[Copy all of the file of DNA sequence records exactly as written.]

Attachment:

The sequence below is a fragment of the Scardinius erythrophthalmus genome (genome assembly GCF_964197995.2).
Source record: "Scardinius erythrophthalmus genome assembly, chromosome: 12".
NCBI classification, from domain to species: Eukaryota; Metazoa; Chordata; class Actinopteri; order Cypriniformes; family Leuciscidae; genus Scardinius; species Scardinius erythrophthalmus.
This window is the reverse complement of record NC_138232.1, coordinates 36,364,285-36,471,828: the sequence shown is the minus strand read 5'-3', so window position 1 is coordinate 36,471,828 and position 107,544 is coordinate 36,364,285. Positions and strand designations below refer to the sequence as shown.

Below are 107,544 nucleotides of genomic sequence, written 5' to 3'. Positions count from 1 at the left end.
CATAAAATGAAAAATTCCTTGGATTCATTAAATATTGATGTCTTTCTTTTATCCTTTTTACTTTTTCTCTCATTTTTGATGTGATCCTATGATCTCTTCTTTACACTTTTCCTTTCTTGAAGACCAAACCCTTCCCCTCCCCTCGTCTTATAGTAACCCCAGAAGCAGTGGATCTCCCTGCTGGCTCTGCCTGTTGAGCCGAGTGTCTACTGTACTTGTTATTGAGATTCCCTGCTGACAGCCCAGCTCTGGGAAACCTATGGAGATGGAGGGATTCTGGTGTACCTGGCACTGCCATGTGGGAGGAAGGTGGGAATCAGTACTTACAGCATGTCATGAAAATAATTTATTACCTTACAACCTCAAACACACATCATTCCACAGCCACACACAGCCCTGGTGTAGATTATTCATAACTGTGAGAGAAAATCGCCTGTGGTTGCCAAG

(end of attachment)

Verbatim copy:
The sequence below is a fragment of the Scardinius erythrophthalmus genome (genome assembly GCF_964197995.2).
Source record: "Scardinius erythrophthalmus genome assembly, chromosome: 12".
NCBI classification, from domain to species: Eukaryota; Metazoa; Chordata; class Actinopteri; order Cypriniformes; family Leuciscidae; genus Scardinius; species Scardinius erythrophthalmus.
This window is the reverse complement of record NC_138232.1, coordinates 36,364,285-36,471,828: the sequence shown is the minus strand read 5'-3', so window position 1 is coordinate 36,471,828 and position 107,544 is coordinate 36,364,285. Positions and strand designations below refer to the sequence as shown.

Below are 107,544 nucleotides of genomic sequence, written 5' to 3'. Positions count from 1 at the left end.
CATAAAATGAAAAATTCCTTGGATTCATTAAATATTGATGTCTTTCTTTTATCCTTTTTACTTTTTCTCTCATTTTTGATGTGATCCTATGATCTCTTCTTTACACTTTTCCTTTCTTGAAGACCAAACCCTTCCCCTCCCCTCGTCTTATAGTAACCCCAGAAGCAGTGGATCTCCCTGCTGGCTCTGCCTGTTGAGCCGAGTGTCTACTGTACTTGTTATTGAGATTCCCTGCTGACAGCCCAGCTCTGGGAAACCTATGGAGATGGAGGGATTCTGGTGTACCTGGCACTGCCATGTGGGAGGAAGGTGGGAATCAGTACTTACAGCATGTCATGAAAATAATTTATTACCTTACAACCTCAAACACACATCATTCCACAGCCACACACAGCCCTGGTGTAGATTATTCATAACTGTGAGAGAAAATCGCCTGTGGTTGCCAAG